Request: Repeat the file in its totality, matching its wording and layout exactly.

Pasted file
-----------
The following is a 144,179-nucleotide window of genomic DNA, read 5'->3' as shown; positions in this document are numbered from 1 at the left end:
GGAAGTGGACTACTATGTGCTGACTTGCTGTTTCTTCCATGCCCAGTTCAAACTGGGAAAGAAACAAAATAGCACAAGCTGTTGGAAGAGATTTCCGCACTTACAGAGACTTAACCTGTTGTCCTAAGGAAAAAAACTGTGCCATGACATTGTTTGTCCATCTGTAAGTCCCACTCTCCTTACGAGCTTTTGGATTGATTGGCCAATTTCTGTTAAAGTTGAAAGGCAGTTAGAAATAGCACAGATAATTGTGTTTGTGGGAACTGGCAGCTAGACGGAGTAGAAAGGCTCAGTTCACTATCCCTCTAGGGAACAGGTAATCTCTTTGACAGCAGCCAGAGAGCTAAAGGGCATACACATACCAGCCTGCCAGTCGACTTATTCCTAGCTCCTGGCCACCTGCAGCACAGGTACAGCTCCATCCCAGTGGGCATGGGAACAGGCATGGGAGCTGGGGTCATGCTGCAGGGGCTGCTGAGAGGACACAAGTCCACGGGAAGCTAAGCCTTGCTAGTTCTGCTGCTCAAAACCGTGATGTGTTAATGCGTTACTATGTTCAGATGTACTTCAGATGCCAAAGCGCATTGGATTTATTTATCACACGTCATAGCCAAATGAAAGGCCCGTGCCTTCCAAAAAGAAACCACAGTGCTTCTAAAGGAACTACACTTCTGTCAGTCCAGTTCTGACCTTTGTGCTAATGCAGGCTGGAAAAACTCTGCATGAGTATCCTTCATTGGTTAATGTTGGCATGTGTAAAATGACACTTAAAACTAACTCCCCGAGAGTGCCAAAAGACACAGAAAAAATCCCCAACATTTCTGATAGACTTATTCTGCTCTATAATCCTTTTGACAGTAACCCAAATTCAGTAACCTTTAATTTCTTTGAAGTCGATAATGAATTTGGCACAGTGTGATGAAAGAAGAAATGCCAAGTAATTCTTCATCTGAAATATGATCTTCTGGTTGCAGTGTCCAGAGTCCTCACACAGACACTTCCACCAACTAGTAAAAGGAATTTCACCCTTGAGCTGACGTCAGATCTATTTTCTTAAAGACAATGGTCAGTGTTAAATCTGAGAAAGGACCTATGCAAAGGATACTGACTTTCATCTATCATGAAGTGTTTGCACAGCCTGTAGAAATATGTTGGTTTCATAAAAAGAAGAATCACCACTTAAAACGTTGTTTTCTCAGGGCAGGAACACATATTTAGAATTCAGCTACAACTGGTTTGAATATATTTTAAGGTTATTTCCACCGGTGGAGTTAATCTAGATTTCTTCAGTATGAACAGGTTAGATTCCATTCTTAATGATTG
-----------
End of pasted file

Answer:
The following is a 144,179-nucleotide window of genomic DNA, read 5'->3' as shown; positions in this document are numbered from 1 at the left end:
GGAAGTGGACTACTATGTGCTGACTTGCTGTTTCTTCCATGCCCAGTTCAAACTGGGAAAGAAACAAAATAGCACAAGCTGTTGGAAGAGATTTCCGCACTTACAGAGACTTAACCTGTTGTCCTAAGGAAAAAAACTGTGCCATGACATTGTTTGTCCATCTGTAAGTCCCACTCTCCTTACGAGCTTTTGGATTGATTGGCCAATTTCTGTTAAAGTTGAAAGGCAGTTAGAAATAGCACAGATAATTGTGTTTGTGGGAACTGGCAGCTAGACGGAGTAGAAAGGCTCAGTTCACTATCCCTCTAGGGAACAGGTAATCTCTTTGACAGCAGCCAGAGAGCTAAAGGGCATACACATACCAGCCTGCCAGTCGACTTATTCCTAGCTCCTGGCCACCTGCAGCACAGGTACAGCTCCATCCCAGTGGGCATGGGAACAGGCATGGGAGCTGGGGTCATGCTGCAGGGGCTGCTGAGAGGACACAAGTCCACGGGAAGCTAAGCCTTGCTAGTTCTGCTGCTCAAAACCGTGATGTGTTAATGCGTTACTATGTTCAGATGTACTTCAGATGCCAAAGCGCATTGGATTTATTTATCACACGTCATAGCCAAATGAAAGGCCCGTGCCTTCCAAAAAGAAACCACAGTGCTTCTAAAGGAACTACACTTCTGTCAGTCCAGTTCTGACCTTTGTGCTAATGCAGGCTGGAAAAACTCTGCATGAGTATCCTTCATTGGTTAATGTTGGCATGTGTAAAATGACACTTAAAACTAACTCCCCGAGAGTGCCAAAAGACACAGAAAAAATCCCCAACATTTCTGATAGACTTATTCTGCTCTATAATCCTTTTGACAGTAACCCAAATTCAGTAACCTTTAATTTCTTTGAAGTCGATAATGAATTTGGCACAGTGTGATGAAAGAAGAAATGCCAAGTAATTCTTCATCTGAAATATGATCTTCTGGTTGCAGTGTCCAGAGTCCTCACACAGACACTTCCACCAACTAGTAAAAGGAATTTCACCCTTGAGCTGACGTCAGATCTATTTTCTTAAAGACAATGGTCAGTGTTAAATCTGAGAAAGGACCTATGCAAAGGATACTGACTTTCATCTATCATGAAGTGTTTGCACAGCCTGTAGAAATATGTTGGTTTCATAAAAAGAAGAATCACCACTTAAAACGTTGTTTTCTCAGGGCAGGAACACATATTTAGAATTCAGCTACAACTGGTTTGAATATATTTTAAGGTTATTTCCACCGGTGGAGTTAATCTAGATTTCTTCAGTATGAACAGGTTAGATTCCATTCTTAATGATTG